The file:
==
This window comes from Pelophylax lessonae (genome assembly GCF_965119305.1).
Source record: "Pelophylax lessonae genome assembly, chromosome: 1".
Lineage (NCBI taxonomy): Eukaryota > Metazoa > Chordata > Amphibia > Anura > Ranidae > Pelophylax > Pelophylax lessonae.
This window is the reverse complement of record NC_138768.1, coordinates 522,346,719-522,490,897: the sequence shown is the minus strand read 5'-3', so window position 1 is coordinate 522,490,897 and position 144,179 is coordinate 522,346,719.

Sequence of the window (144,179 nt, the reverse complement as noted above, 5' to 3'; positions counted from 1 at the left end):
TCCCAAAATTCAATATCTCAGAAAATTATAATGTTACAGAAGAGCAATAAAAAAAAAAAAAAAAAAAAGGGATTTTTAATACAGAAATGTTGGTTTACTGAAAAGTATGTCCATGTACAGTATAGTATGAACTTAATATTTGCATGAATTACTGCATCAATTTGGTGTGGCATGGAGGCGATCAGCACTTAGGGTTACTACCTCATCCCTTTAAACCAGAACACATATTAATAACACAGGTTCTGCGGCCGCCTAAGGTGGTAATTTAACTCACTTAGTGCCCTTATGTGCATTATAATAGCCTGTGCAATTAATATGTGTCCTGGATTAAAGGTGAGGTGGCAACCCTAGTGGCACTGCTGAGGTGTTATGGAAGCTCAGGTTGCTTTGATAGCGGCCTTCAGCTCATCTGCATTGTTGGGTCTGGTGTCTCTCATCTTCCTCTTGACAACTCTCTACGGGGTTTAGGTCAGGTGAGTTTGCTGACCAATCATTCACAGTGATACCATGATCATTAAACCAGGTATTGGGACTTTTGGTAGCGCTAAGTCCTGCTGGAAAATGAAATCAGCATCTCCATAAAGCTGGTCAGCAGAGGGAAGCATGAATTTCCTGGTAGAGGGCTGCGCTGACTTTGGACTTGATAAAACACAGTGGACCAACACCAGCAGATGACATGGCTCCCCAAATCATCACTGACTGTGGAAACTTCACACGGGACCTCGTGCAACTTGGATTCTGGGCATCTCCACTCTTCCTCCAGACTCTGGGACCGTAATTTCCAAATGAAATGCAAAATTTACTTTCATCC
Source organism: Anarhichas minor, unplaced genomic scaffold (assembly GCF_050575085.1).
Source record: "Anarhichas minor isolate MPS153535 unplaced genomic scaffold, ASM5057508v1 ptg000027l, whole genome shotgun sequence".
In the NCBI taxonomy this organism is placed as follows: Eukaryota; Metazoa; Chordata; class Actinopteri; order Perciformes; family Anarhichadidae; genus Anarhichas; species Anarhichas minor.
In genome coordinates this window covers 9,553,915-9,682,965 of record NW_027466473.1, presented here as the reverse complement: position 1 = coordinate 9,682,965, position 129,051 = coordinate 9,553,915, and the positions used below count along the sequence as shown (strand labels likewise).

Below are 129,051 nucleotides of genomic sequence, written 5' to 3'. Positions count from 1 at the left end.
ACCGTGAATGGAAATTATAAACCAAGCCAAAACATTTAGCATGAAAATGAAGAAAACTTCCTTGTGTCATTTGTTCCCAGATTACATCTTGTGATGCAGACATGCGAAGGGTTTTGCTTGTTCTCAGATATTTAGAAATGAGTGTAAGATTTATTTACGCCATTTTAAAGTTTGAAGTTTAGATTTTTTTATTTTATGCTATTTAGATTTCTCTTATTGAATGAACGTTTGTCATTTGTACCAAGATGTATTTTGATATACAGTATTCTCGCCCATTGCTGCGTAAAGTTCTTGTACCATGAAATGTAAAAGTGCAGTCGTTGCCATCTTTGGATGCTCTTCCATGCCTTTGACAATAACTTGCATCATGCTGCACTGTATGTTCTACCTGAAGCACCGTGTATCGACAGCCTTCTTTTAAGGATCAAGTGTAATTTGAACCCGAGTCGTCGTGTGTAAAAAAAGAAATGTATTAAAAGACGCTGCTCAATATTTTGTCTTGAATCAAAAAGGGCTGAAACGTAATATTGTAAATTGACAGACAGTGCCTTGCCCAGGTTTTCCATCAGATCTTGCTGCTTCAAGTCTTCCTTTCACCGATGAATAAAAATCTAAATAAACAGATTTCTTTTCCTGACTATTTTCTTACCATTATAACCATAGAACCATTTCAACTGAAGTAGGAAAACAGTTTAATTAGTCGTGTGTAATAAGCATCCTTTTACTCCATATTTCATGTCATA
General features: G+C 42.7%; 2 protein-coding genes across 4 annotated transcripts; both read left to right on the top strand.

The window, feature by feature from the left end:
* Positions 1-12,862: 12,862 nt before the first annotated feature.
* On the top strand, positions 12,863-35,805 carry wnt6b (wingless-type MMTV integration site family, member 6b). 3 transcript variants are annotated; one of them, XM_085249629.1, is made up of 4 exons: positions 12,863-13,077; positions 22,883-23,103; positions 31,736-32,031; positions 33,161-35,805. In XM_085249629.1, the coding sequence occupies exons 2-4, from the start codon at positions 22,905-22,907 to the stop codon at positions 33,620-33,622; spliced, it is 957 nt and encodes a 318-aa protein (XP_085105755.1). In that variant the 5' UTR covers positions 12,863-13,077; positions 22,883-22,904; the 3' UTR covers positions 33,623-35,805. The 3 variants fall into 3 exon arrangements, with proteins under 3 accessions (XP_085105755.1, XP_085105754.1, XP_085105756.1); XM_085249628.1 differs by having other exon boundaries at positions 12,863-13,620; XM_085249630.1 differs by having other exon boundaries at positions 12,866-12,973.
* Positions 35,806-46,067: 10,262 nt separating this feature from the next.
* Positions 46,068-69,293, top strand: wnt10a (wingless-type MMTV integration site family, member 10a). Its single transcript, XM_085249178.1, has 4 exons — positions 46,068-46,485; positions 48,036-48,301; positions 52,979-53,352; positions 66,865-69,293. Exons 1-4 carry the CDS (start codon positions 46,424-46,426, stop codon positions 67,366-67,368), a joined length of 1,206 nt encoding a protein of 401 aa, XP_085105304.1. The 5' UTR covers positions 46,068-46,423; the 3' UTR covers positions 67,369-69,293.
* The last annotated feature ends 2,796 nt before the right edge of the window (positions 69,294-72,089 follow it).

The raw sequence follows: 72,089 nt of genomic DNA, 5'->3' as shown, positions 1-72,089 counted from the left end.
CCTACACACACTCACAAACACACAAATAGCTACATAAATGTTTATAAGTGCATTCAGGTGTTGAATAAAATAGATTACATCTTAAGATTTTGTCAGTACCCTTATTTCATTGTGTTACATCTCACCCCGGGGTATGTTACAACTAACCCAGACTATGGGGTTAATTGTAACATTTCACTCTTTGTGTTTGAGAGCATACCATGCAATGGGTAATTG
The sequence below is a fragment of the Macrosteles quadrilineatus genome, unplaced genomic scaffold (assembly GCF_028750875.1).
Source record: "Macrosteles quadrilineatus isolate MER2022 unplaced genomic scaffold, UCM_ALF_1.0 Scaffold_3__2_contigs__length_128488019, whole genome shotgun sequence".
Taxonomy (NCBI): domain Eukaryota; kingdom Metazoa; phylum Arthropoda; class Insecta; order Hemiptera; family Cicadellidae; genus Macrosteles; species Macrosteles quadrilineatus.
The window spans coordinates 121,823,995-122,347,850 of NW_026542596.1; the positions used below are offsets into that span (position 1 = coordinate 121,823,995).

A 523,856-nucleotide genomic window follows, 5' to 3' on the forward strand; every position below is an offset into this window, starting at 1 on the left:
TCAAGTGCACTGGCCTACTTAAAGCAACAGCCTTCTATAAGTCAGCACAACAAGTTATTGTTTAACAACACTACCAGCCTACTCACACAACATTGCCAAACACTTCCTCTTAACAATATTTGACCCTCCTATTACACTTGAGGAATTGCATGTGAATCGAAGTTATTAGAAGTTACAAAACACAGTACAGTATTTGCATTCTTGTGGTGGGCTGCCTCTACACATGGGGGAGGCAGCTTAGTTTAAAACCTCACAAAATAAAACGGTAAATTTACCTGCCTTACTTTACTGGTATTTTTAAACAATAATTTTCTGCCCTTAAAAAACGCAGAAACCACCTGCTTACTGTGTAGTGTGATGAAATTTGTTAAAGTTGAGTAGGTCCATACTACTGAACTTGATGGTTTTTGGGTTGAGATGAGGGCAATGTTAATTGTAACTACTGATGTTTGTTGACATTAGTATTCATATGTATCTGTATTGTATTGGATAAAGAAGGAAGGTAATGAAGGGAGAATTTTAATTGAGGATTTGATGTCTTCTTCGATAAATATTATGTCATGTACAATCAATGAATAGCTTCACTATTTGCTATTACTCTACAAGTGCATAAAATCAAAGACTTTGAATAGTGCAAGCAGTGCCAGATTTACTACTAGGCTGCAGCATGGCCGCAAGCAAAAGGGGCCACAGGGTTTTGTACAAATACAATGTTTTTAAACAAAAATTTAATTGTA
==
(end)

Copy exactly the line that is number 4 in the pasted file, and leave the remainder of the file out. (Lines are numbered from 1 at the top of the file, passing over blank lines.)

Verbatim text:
This window is the reverse complement of record NC_138768.1, coordinates 522,346,719-522,490,897: the sequence shown is the minus strand read 5'-3', so window position 1 is coordinate 522,490,897 and position 144,179 is coordinate 522,346,719.